2016 brought about some fundamental changes in my riding style. I’ve gone from solely street riding to more of a dirt and adventure style of riding. The pair of KTM’s that I purchased at the beginning of the season to replace the K1600 GTL have completely transformed my riding.
With the switch to more dirt riding, my yearly mileage has dropped considerably. I was riding over 20K miles a year on the street but this year, I’ve only gone around 10K on the bikes. A day out on the 690R only results in 100 miles of exhausting trail riding rather than a 300 mile leisurely cruise through multiple states. When riding the 1190, I tend to seek out dirt roads that I was previously reluctant to explore with a big touring bike.
At some point, I’m going to need to take another cross-country trip so that I can follow some long and lonely dirt roads to remote places that I was unwilling or unable to travel to in the past. I think I’m going to need another season of practice and experience with my dirt and off-road skills before I set off on the next big adventure. I still have a lot to learn about choosing the right line when riding off-road and haven’t really learned how to ride in sand at all.
I’m guessing that by the summer of 2018 or 2019 I’ll be ready for the next epic ride. Until then, I just want to avoid any serious injuries so that I can once again explore the USA on a motorcycle. There’s no better way to see the world than on a motorcycle.
In keeping with the theme of the previous blog post, I took the Kawasaki Versys out to explore some dirt roads. I started out by heading to the Holy Jim Trail. It’s close to where I’m staying and I’ve been there a few times so I figured it would be a good place to start the day’s ride.
There’s a steep hill off to the side of the road that I’ve looked at and avoided in the past because it looked like it would be difficult to navigate with the Versys. However, when I went past it today, I decided to give it a try. After studying the hill for a minute or two to choose a line, I started going up. About 3/4 of the way up the first part of the hill, I got into the deep bumps/ruts. The rear wheel lost traction about the same time the front wheel slid in the soft sand and down I went. Loose dirt and sand isn’t really what the street oriented Avon Trailrider tires were designed for so I’ll chalk this one up to poor judgement on my part.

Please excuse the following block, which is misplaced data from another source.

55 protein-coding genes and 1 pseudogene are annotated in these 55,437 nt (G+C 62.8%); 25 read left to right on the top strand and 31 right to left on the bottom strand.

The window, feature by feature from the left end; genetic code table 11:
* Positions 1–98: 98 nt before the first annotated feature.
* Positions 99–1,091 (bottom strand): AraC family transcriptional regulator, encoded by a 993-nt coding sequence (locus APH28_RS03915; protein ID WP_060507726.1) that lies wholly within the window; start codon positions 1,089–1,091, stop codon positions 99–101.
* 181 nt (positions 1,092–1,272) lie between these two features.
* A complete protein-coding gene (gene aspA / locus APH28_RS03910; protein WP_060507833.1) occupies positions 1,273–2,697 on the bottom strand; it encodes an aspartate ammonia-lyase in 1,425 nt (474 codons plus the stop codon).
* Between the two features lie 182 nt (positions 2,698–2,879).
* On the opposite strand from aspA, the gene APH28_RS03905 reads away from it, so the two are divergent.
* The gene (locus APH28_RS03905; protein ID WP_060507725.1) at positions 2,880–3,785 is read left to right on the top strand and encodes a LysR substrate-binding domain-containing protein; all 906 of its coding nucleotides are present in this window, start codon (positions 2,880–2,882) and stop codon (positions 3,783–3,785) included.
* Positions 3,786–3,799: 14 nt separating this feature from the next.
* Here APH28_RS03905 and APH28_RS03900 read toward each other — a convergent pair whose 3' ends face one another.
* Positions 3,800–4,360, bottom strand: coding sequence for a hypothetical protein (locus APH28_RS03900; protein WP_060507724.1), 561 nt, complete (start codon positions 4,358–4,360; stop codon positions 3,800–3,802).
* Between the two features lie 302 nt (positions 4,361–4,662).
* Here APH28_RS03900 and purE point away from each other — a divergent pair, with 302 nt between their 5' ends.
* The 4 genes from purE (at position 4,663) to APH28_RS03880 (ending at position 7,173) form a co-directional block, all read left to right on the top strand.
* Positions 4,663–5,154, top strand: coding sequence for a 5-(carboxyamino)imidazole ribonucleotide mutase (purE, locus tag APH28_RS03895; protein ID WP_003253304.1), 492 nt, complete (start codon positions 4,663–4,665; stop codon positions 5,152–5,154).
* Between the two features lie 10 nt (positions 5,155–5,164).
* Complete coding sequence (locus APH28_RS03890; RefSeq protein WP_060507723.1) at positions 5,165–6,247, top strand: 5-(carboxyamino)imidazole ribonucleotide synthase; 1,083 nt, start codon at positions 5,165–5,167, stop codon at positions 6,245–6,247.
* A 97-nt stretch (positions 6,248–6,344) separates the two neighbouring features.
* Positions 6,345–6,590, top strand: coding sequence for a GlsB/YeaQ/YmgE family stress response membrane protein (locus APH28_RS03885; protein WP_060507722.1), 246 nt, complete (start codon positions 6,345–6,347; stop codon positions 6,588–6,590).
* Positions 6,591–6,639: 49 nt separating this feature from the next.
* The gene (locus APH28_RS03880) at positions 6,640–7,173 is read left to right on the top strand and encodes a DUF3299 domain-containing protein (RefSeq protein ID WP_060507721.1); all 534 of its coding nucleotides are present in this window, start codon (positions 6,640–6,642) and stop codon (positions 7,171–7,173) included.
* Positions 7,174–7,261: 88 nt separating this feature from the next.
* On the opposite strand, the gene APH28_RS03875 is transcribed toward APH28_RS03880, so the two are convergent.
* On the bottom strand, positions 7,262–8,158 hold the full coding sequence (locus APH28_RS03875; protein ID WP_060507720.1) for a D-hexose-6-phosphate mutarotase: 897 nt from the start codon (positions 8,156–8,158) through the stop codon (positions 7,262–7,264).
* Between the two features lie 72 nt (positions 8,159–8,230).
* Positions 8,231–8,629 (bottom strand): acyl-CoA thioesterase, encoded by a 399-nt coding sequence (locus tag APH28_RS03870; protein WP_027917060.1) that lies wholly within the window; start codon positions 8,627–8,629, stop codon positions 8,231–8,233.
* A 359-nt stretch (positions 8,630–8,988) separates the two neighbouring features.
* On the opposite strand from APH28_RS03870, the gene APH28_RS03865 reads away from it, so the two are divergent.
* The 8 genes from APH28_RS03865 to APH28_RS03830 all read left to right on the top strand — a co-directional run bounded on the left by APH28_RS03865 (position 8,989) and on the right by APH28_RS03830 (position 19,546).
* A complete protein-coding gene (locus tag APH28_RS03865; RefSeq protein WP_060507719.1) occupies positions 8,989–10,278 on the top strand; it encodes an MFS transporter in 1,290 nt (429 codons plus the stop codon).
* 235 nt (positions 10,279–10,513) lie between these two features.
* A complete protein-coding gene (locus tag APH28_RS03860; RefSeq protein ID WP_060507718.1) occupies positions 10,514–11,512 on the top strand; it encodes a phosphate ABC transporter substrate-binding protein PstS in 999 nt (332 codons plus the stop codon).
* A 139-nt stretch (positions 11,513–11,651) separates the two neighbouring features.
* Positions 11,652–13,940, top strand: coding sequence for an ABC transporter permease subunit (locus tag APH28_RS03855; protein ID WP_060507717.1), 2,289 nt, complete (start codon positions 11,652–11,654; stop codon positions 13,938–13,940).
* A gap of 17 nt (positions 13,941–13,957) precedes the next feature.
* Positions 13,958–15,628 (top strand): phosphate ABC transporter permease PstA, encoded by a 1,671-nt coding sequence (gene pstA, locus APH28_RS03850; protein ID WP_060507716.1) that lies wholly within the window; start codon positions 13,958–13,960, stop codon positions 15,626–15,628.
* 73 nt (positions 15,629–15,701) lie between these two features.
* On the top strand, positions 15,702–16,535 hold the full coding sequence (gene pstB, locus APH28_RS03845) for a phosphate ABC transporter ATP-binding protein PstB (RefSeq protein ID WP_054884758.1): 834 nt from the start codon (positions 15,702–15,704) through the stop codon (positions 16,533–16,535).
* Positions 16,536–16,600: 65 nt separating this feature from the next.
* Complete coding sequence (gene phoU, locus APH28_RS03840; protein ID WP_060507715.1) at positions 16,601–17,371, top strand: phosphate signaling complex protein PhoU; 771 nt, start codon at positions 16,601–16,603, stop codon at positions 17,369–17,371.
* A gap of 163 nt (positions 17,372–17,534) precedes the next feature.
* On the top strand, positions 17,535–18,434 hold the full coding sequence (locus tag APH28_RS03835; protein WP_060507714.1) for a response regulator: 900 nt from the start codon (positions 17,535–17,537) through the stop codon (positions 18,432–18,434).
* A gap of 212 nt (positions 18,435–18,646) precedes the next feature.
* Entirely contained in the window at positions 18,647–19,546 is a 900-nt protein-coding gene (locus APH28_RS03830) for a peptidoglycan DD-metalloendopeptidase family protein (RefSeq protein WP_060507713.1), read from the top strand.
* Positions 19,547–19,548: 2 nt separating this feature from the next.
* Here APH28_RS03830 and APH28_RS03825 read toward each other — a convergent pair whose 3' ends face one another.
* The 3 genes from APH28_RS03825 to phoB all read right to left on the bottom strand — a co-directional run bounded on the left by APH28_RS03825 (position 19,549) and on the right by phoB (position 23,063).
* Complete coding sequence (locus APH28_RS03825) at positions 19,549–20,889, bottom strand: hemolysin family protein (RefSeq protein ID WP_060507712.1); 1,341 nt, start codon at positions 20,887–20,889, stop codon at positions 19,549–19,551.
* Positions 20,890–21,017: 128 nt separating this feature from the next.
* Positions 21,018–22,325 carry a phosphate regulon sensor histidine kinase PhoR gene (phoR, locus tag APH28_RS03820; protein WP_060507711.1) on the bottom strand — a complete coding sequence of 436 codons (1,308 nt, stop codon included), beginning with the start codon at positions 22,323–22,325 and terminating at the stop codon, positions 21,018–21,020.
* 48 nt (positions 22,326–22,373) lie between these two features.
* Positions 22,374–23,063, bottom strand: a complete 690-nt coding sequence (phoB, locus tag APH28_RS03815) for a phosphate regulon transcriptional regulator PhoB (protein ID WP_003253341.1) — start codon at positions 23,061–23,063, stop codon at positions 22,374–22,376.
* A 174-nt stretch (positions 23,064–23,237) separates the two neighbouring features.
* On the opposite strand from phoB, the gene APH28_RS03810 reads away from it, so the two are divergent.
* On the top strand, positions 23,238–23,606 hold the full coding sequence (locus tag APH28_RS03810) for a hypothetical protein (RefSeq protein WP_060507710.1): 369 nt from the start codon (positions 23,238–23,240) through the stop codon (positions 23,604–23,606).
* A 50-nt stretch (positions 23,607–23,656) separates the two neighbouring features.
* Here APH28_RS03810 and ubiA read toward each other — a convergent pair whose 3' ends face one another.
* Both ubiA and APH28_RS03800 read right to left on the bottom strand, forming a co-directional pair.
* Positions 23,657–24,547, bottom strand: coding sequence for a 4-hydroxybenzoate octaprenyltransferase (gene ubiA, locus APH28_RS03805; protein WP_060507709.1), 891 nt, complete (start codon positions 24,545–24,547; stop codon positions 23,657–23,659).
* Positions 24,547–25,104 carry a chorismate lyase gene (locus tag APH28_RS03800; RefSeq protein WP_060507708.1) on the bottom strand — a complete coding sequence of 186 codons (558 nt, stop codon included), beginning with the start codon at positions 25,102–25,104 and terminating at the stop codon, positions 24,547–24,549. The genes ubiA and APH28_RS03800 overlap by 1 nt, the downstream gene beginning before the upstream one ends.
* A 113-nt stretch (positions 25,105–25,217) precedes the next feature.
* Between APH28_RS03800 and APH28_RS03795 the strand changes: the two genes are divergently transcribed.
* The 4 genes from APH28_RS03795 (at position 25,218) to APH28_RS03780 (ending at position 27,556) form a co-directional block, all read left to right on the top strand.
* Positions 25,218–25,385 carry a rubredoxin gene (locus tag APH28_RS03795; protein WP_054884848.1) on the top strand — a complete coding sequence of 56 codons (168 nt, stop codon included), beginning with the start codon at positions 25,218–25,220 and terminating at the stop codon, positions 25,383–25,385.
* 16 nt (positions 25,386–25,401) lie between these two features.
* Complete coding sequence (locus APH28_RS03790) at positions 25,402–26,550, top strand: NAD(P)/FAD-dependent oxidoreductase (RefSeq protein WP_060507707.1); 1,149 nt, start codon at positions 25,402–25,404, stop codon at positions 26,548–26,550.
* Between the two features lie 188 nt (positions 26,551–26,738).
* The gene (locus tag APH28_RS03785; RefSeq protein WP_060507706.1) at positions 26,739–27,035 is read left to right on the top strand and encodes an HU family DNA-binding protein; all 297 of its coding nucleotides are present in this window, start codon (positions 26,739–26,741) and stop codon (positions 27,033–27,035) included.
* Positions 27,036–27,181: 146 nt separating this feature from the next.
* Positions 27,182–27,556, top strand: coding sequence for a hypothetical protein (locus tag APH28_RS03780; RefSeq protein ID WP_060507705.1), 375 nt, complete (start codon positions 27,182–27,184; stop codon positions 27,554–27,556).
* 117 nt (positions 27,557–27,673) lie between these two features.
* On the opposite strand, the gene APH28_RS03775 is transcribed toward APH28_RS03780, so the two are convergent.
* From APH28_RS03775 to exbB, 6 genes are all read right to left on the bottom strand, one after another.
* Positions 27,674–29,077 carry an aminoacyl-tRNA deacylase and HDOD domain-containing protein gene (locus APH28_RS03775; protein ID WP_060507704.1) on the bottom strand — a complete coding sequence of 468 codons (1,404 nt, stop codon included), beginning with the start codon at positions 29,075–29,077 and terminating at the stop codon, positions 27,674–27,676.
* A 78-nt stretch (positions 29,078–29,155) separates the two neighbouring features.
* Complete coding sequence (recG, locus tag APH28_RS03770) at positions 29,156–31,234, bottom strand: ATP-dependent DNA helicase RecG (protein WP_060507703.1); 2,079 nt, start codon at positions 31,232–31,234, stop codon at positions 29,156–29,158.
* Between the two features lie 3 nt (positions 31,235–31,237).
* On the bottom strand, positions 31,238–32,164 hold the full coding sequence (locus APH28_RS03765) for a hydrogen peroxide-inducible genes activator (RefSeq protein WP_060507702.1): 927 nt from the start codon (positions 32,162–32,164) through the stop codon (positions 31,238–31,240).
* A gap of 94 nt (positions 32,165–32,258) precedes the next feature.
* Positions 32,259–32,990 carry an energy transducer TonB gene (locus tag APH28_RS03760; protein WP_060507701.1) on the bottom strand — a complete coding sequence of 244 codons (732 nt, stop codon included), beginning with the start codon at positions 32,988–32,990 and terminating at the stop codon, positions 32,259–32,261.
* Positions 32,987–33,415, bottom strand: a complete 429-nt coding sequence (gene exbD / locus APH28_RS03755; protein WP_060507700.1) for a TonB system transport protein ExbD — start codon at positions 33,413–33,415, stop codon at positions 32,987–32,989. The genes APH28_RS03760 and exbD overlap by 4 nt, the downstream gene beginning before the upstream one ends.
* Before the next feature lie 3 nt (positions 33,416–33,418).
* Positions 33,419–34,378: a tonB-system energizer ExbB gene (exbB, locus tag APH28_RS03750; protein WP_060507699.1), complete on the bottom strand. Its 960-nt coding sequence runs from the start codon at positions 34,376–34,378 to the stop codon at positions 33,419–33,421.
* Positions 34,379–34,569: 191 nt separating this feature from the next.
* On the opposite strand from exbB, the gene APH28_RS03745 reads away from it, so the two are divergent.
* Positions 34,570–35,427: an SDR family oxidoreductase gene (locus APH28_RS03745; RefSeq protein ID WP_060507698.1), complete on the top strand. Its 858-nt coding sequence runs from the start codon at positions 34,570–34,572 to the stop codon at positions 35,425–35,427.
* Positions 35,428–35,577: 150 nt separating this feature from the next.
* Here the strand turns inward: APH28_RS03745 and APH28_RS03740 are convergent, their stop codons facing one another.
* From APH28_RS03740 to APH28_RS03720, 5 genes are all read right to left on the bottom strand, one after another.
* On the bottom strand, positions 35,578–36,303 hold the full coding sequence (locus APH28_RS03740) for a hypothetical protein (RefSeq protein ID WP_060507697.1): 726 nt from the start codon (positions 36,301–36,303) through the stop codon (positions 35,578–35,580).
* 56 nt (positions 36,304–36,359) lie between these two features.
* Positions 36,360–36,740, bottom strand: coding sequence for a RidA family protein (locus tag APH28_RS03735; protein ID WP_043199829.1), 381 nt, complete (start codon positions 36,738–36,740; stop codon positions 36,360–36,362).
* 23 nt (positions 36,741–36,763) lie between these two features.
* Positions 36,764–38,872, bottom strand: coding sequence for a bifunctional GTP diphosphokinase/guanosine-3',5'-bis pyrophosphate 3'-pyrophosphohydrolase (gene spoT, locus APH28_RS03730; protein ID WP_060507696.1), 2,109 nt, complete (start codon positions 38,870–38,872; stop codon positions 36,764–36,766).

I rolled down the hill about 10 feet and looked up at the bike laying over on its side with the top of bike on the downhill side. I walked back up the hill and got the bike spun around so that I could get it up off the ground. Since I was in some ruts and there was loose dirt all around, getting the bike upright and pointed back down hill by myself was difficult.
After getting the bike back down the hill, I continued down the dirt road to the end where I turned around and headed back out towards pavement. I decided that I’d like to try a road near Lake Elsinore called N. Main Divide. So, I headed to the Ortega Highway which I always enjoy.
I turned left onto N. Main Divide and after a couple of miles, saw a dirt road and turned on to it. The first mile or two wasn’t too bad. There were some ruts and loose dirt but nothing too hard. Eventually, I stopped at the bottom of a fairly steep part of the road in a shaded area and setup my GoPro to capture some video.
The next couple of miles had some sections that were a bit challenging with deep ruts, loose dirt/sand and rocks but nothing too bad. Eventually, I came to another steep hill that looked like more than I was willing to take on by myself so I turned around and headed back down the canyon.
At some point, I saw a turnoff and decided to pull off and see where it went. It didn’t go far, maybe 100 feet, so I turned around and went back to the road. As I was turning back onto the road, I touched the front brake and the front tire slid and I fell again. I guess that’s why you’re not supposed to use the front brake in dirt.
I had a bit of a scare when I tried to restart the bike and it refused to start. I walked away and soon realized that I hadn’t turned the key off when I dropped the bike and that that it probably just needed the ignition turned off/on again to reset the tip-over switch. That was the problem and it fired right up for me.
Since this was the second time I had dropped the bike in one day, I decided that it was time to go home. At 470 lbs plus gear, the Versys isn’t exactly a lightweight bike and I really didn’t want to have to pick it up again.
Other than a few steep spots where I had to work at keeping the bike from picking up too much speed downhill, the reset of the day’s ride was uneventful. All-in-all, it was a good day of riding.
Damage to the bike was minimal. The crash bars and BarkBusters did exactly what they were supposed to do. The engine cases were untouched and the brake levers survived unharmed. I have a couple of scratches on the right mirror and a small mark on the plastic near the gauges, but other than that, the bike is fine. The dirt I fell down in is more like fine talcum powder than sand so it got into everything. The bike could use a good washing.
Unfortunately, a bag of Chex Mix that I had in the saddlebag didn’t fare too well. When the bike tipped over, the unopened bag popped and there were Chex all over inside the bag. So much for my afternoon snack.
I was pretty dirty and tired when I got back home, but it was worth it. After a shower and a cold beer, I felt good about the day’s ride. I got to explore some canyons and back roads that I haven’t been on before, found the limits of my off-road abilities, was reminded not to use the front brake in loose dirt, and didn’t hurt myself or the bike despite falling down twice. It was a good day.
I’ve been riding motorcycles for about 10 years now having started on the street and gradually shifting towards more and more dirt riding. It’s been an interesting transition in a number of ways.